What’s sur­pris­ing is that Trump pub­licly turned on his one­time al­lies on Twit­ter. “The Free­dom Caucus will hurt the en­tire Re­pub­lic­an agenda if they don’t get on the team, & fast. We must fight them… in 2018,” he wrote. Even as many of his sup­port­ers were in­clined to lay blame for the bill’s fail­ure on Ry­an, Trump picked a fight with his base—and he’s los­ing. His threat to ne­go­ti­ate with Demo­crats also fell on deaf ears. Sev­er­al Caucus Group mem­bers re­spon­ded by us­ing his cam­paign rhet­or­ic against him, ar­guing the pres­id­ent is sink­ing in the very swamp he vowed to drain. New na­tion­al polls show Trump los­ing a little sup­port from the GOP base, which is a prob­lem giv­en his rock-bot­tom rat­ings with per­suad­able voters. Trump now needs the Free­dom Caucus more than it needs him.

This is what hap­pens when a pres­id­ent faces sag­ging ap­prov­al rat­ings, low staff mor­ale, and the shad­ow of scan­dal only two months in­to his ad­min­is­tra­tion. When a pres­id­ent can’t even pres­sure his core sup­port­ers, it’s a clear sign that his pres­id­ency is shrink­ing in the pub­lic’s eyes.

TRAIL MIX:

1. With this month’s Geor­gia spe­cial elec­tion look­ing un­ex­pec­tedly close, it’s worth set­ting a mark­er for the type of seats House Demo­crats would need to win to have a shot at gain­ing the ma­jor­ity. Health and Hu­man Ser­vices Sec­ret­ary Tom Price’s old dis­trict was (un­til re­cently) solidly Re­pub­lic­an. It’s demo­graph­ic­ally di­verse and more af­flu­ent than av­er­age. Its Cook Polit­ic­al Re­port par­tis­an vot­ing in­dex was R+14 be­fore last year’s elec­tion; Trump won it by only 2 points in 2016. This is the kind of seat Demo­crats need to win in 2018.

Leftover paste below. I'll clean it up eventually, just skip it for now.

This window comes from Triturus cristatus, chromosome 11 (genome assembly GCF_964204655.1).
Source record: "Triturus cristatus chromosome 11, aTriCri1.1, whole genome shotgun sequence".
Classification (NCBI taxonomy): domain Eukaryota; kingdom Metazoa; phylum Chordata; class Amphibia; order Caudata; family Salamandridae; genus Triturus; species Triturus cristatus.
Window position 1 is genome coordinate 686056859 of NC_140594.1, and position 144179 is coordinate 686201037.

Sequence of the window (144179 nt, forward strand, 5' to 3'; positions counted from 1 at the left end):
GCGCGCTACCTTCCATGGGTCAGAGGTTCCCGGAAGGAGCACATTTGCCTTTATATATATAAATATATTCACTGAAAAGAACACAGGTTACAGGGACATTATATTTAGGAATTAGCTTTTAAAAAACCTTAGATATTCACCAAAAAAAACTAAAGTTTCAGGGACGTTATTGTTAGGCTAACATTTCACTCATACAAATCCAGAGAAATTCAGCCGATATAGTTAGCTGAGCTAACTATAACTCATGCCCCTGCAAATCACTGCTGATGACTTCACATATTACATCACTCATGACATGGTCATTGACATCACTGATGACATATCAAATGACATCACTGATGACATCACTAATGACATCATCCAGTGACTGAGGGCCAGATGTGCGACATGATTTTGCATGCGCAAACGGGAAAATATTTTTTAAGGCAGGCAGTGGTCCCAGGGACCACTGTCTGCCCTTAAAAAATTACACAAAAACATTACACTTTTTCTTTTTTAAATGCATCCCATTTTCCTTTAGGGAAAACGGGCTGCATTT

Oth­er Re­pub­lic­ans who rep­res­ent sim­il­ar seats: Reps. Rod­ney Frel­inghuysen of New Jer­sey, John Cul­ber­son of Texas, Mimi Wal­ters and Dana Rohra­bach­er of Cali­for­nia, Peter Roskam of Illinois, and Kev­in Yo­der of Kan­sas. These mem­bers routinely coast to reelec­tion, but they are run­ning in dis­tricts that swung to­ward Hil­lary Clin­ton in the pres­id­en­tial race. If House Demo­crats can im­prove their re­cruit­ing in these dis­tricts—and a Demo­crat­ic up­set in Geor­gia would be a power­ful in­cent­ive for their can­did­ates to run—it will be an­oth­er sign the House is very much in play for 2018.

2. Rep. Beto O’Rourke of Texas an­nounced his Sen­ate can­did­acy this week, a long-shot bid against Sen. Ted Cruz. Even though Cruz’s pop­ular­ity is down, it’s hard to see him ser­i­ously threatened by a little known Demo­crat­ic con­gress­man who will need tens of mil­lions of dol­lars to com­pete. This, in a cycle when his party will be squarely fo­cused on de­fend­ing the many red-state Demo­crats up for reelec­tion—and not eager to in­vest a for­tune on a long-shot race in a safely Re­pub­lic­an state.

O’Rourke has forged a low-key pro­file since up­set­ting former In­tel­li­gence Com­mit­tee Chair­man Sil­vestre Reyes in a 2012 primary. He’s sworn off con­sult­ants for this cam­paign, rep­res­ents only a small slice of the Lone Star State (El Paso), and doesn’t have the big-money con­nec­tions to raise the funds ne­ces­sary for a statewide race. Texas may be be­com­ing more polit­ic­ally com­pet­it­ive—Trump car­ried it by only 9 points—but it would take an epic Cruz col­lapse for Demo­crats to make the race in­ter­est­ing.